If Jacobs had decided to run for reelection, he would have been campaigning in a newly drawn district that was even more conservative than the one he now represents in the suburbs and rural areas around Buffalo.
The new territory would have included six new mostly rural counties along the Pennsylvania border in which he is largely unknown.
“Clearly if I ran — and I thought I could have pulled it off — but I thought the NRA, it would have been outside money galore and I just didn’t think that was good for the district or the party,” Jacobs said, “and I just decided it was not right to do.”
The state’s Republican committee chair, Nick Langworthy, ultimately won the primary in the new district and will be the prohibitive favorite against Democrat Max Della Pia in November. Langworthy stepped in after saying he was caught by surprise by Jacobs’ support for a ban on semi-automatic firearms.
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“I think everybody was caught very flat-footed by his adopting the Democrat position on gun control,” he said at the time.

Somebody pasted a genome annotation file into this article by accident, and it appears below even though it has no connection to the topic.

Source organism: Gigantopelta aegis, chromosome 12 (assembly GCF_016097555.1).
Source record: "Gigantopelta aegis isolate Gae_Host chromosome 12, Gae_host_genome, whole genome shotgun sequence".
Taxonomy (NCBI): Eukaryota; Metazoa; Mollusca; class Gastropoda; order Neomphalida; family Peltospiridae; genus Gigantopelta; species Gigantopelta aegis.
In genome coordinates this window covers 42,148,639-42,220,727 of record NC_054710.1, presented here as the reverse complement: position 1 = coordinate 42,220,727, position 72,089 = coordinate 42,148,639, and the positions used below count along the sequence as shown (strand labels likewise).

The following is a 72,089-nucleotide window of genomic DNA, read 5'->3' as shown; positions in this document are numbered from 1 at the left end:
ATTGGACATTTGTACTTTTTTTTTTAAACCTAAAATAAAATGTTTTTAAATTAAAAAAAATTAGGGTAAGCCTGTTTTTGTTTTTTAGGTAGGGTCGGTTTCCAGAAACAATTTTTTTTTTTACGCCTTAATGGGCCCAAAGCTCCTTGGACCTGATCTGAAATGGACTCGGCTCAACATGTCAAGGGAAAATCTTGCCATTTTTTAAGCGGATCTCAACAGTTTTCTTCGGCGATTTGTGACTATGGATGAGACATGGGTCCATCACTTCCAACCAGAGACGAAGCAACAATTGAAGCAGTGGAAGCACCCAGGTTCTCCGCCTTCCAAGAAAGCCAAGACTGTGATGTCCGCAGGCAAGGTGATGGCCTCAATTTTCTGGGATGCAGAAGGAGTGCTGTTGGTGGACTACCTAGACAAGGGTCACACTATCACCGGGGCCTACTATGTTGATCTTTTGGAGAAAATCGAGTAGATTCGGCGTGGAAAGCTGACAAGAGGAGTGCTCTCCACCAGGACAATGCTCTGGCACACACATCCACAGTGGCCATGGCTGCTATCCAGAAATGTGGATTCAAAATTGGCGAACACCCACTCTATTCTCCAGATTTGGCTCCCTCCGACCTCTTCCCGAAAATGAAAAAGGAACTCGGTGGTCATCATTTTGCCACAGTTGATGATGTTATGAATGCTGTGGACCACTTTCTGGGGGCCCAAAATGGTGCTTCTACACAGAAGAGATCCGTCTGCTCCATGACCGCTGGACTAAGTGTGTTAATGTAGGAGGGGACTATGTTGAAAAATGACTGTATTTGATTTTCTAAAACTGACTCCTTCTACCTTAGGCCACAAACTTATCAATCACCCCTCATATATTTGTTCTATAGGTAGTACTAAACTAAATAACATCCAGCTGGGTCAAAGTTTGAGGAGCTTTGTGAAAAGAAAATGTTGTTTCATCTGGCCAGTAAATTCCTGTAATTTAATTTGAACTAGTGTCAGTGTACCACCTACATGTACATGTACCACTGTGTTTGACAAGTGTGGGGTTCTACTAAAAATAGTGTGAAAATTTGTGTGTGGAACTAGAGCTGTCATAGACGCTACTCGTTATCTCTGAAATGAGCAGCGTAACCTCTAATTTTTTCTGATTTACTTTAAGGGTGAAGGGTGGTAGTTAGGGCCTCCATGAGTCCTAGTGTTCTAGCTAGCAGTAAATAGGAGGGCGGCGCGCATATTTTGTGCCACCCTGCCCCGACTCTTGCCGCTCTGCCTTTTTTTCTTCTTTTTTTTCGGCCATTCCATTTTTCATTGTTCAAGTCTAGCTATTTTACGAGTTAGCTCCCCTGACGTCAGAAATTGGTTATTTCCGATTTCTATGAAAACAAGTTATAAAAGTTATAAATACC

If elected, Langworthy “would not support an assault weapons ban or any other legislation that limits the constitutional rights of law-abiding Americans and has been proven ineffective,” his campaign spokesperson, Chris Grant, said in a statement Tuesday to the AP.
Andrea Nikischer, who co-founded a progressive group in Jacobs’ current district, has long criticized the Republican over his politics and pro-Trump votes. Nevertheless, she was disappointed by his decision to leave office after shifting his stance on guns.
“I’m sorry he didn’t run,” she said. “I think it would have been a very meaningful discourse, and he could have pushed his party in a more positive direction. The power of incumbency is strong, and I wish he had used that power to push this discussion in his own party further.”
Jacobs has not yet found support for his assault weapons licensing proposal and doesn’t expect to see it emerge with the election just weeks away.
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But he said he’s hopeful more support might emerge after November.
“I’m going to put this forward,” he said, “and I hope somebody grabs it.”